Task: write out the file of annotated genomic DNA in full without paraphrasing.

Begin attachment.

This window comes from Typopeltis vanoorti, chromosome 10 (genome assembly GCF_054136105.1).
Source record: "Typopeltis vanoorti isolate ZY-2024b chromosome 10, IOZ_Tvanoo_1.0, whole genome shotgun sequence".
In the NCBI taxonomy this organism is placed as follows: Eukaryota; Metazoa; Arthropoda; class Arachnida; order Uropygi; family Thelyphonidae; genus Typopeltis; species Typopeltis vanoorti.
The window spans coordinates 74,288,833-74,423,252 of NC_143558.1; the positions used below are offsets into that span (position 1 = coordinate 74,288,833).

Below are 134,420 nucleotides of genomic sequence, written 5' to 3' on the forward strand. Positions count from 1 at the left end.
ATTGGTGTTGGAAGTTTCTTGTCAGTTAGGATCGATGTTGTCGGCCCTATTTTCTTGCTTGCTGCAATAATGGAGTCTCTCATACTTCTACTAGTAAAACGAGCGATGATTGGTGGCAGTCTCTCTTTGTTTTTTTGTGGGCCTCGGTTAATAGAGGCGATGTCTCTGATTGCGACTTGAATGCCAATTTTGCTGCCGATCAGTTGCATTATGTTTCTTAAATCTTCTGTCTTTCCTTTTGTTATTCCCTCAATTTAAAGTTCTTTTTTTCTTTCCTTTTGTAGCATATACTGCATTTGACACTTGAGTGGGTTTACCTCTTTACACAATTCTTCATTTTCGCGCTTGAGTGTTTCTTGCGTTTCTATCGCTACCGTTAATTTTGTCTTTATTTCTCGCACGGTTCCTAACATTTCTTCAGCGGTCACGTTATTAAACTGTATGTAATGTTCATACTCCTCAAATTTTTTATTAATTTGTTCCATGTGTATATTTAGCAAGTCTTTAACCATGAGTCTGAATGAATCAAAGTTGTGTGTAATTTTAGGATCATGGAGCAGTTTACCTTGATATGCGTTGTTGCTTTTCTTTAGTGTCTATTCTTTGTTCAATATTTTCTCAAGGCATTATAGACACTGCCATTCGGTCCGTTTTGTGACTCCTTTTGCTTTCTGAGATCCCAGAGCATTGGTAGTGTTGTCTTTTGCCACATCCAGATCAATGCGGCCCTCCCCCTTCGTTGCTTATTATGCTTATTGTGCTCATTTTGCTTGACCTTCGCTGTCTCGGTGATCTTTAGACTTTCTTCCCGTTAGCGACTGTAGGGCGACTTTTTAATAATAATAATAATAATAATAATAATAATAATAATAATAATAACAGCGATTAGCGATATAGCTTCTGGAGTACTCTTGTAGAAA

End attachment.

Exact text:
This window comes from Typopeltis vanoorti, chromosome 10 (genome assembly GCF_054136105.1).
Source record: "Typopeltis vanoorti isolate ZY-2024b chromosome 10, IOZ_Tvanoo_1.0, whole genome shotgun sequence".
In the NCBI taxonomy this organism is placed as follows: Eukaryota; Metazoa; Arthropoda; class Arachnida; order Uropygi; family Thelyphonidae; genus Typopeltis; species Typopeltis vanoorti.
The window spans coordinates 74,288,833-74,423,252 of NC_143558.1; the positions used below are offsets into that span (position 1 = coordinate 74,288,833).

Below are 134,420 nucleotides of genomic sequence, written 5' to 3' on the forward strand. Positions count from 1 at the left end.
ATTGGTGTTGGAAGTTTCTTGTCAGTTAGGATCGATGTTGTCGGCCCTATTTTCTTGCTTGCTGCAATAATGGAGTCTCTCATACTTCTACTAGTAAAACGAGCGATGATTGGTGGCAGTCTCTCTTTGTTTTTTTGTGGGCCTCGGTTAATAGAGGCGATGTCTCTGATTGCGACTTGAATGCCAATTTTGCTGCCGATCAGTTGCATTATGTTTCTTAAATCTTCTGTCTTTCCTTTTGTTATTCCCTCAATTTAAAGTTCTTTTTTTCTTTCCTTTTGTAGCATATACTGCATTTGACACTTGAGTGGGTTTACCTCTTTACACAATTCTTCATTTTCGCGCTTGAGTGTTTCTTGCGTTTCTATCGCTACCGTTAATTTTGTCTTTATTTCTCGCACGGTTCCTAACATTTCTTCAGCGGTCACGTTATTAAACTGTATGTAATGTTCATACTCCTCAAATTTTTTATTAATTTGTTCCATGTGTATATTTAGCAAGTCTTTAACCATGAGTCTGAATGAATCAAAGTTGTGTGTAATTTTAGGATCATGGAGCAGTTTACCTTGATATGCGTTGTTGCTTTTCTTTAGTGTCTATTCTTTGTTCAATATTTTCTCAAGGCATTATAGACACTGCCATTCGGTCCGTTTTGTGACTCCTTTTGCTTTCTGAGATCCCAGAGCATTGGTAGTGTTGTCTTTTGCCACATCCAGATCAATGCGGCCCTCCCCCTTCGTTGCTTATTATGCTTATTGTGCTCATTTTGCTTGACCTTCGCTGTCTCGGTGATCTTTAGACTTTCTTCCCGTTAGCGACTGTAGGGCGACTTTTTAATAATAATAATAATAATAATAATAATAATAATAATAATAATAACAGCGATTAGCGATATAGCTTCTGGAGTACTCTTGTAGAAA